The H-1B visa is a non-immigrant visa that permits a company to hire workers in specialty occupations. This visa category requires that the foreign worker have at least a Bachelor’s degree, and the U.S. employer can employ the worker for up to six years. While the bar for this visa is relatively low (the job must require a bachelor’s degree) the visa does have a cap such that only 85,000 visas are issued every year. In the last two years, the cap was reached right when the H-1B filing season opened in April and this is expected again in 2015. This is a very popular visa because unlike many other non-immigrant visas that make applying for a green card very difficult and require foreign workers to maintain a residence in their home country, the H-1B visa permits for “dual intent.” This dual intent allows one to apply for a green card while in the U.S. without running into problems.
One key thing to keep in mind with this Visa is that the entity filing the petition is the U.S. company and not the U.S. worker. In fact, the U.S. worker does not even sign the petition and is only listed as the beneficiary on the petition. We receive numerous calls regarding H-1B visas and some questions are always the same. Does the Employer have to pay H1B fees? Can an employee pay the H-1B fees? Can an Employer Seek Reimbursement of H1-B fees when the Employee is terminated? The answer to these questions depends upon the expense but generally speaking, costs must be paid by the employer and reimbursement contracts with an employee upon the employee’s termination can be tricky.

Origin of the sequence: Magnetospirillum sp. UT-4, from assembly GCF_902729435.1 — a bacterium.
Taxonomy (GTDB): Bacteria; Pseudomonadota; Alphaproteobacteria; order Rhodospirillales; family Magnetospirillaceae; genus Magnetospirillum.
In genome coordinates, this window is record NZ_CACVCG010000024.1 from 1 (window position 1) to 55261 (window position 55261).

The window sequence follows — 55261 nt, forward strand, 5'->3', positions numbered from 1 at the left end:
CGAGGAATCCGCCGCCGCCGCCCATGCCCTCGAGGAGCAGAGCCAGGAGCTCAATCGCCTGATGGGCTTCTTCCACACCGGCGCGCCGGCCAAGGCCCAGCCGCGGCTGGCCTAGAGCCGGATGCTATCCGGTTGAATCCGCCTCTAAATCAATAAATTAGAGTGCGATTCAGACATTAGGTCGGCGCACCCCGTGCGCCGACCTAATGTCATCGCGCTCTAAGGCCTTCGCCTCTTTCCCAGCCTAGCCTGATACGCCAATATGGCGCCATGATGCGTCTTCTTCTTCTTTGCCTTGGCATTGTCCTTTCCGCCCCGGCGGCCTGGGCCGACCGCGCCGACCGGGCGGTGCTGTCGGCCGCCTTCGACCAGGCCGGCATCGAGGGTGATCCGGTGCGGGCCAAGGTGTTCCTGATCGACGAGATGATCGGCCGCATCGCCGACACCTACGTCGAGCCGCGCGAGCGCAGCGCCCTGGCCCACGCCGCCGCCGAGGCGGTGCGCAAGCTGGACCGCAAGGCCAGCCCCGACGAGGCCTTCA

Who has to Pay H-1B Filing and Legal Fees?
For legal fees, the short answer is that the H-1B employer cannot require that an employee pay for or reimburse the employer for attorney fees associated with an H-1B Visa. The rules here are clear and this means that the employer is not permitted to enter in to a side arrangement with the employee to pay back fees and an employer cannot take the amount out of their pay. Employers may however get an employee to pay the legal fees associated with filing an application for the H-1B’s dependent spouse or child. You should keep in mind that the employer is required to sign an attestation in the labor condition application that they paid the fees and that they will not seek reimbursement from the employee.
The same rule applies to most filing fees. The H-1B visa has quite extensive filing fees that can amount to over $3,000 depending on the size of the company. Most of these fees cannot be paid by the employee. There is one exception though. If 15-day premium processing is desired, ($1225), this optional fee may generally be paid by either party.
Can an Employer Get an H-1B Employee to Reimburse them for Fees Upon Termination?
Employers should be cautious when drafting contracts that require an H-1B employee to reimburse them for H-1B expenses when they leave the company. The law in this area (and the payment of H-1B fees) stems from the prevailing wage determination associated with H-1B petitions which mandates that the employer must pay the employee a wage that is set by the Department of Labor so that lower paid H-1B workers are not displacing U.S. workers. If the reimbursement is a “penalty for ceasing employment with the employer prior to a date agreed to by the nonimmigrant and the employer” then the employer will not be able to recover. In some circumstances though, an employer may receive “liquidated damages” from an H-1B nonimmigrant who leaves the company so that the payment is viewed as a true reimbursement for the time and money spent by the company. These circumstances depend on how the damages are classified in the immigration context (e.g. legal fees or filing fees) and also on the facts and circumstances and whether state law deems the damages permissible. This is a very tricky areas and you should always have any reimbursement clauses reviewed by an immigration attorney.
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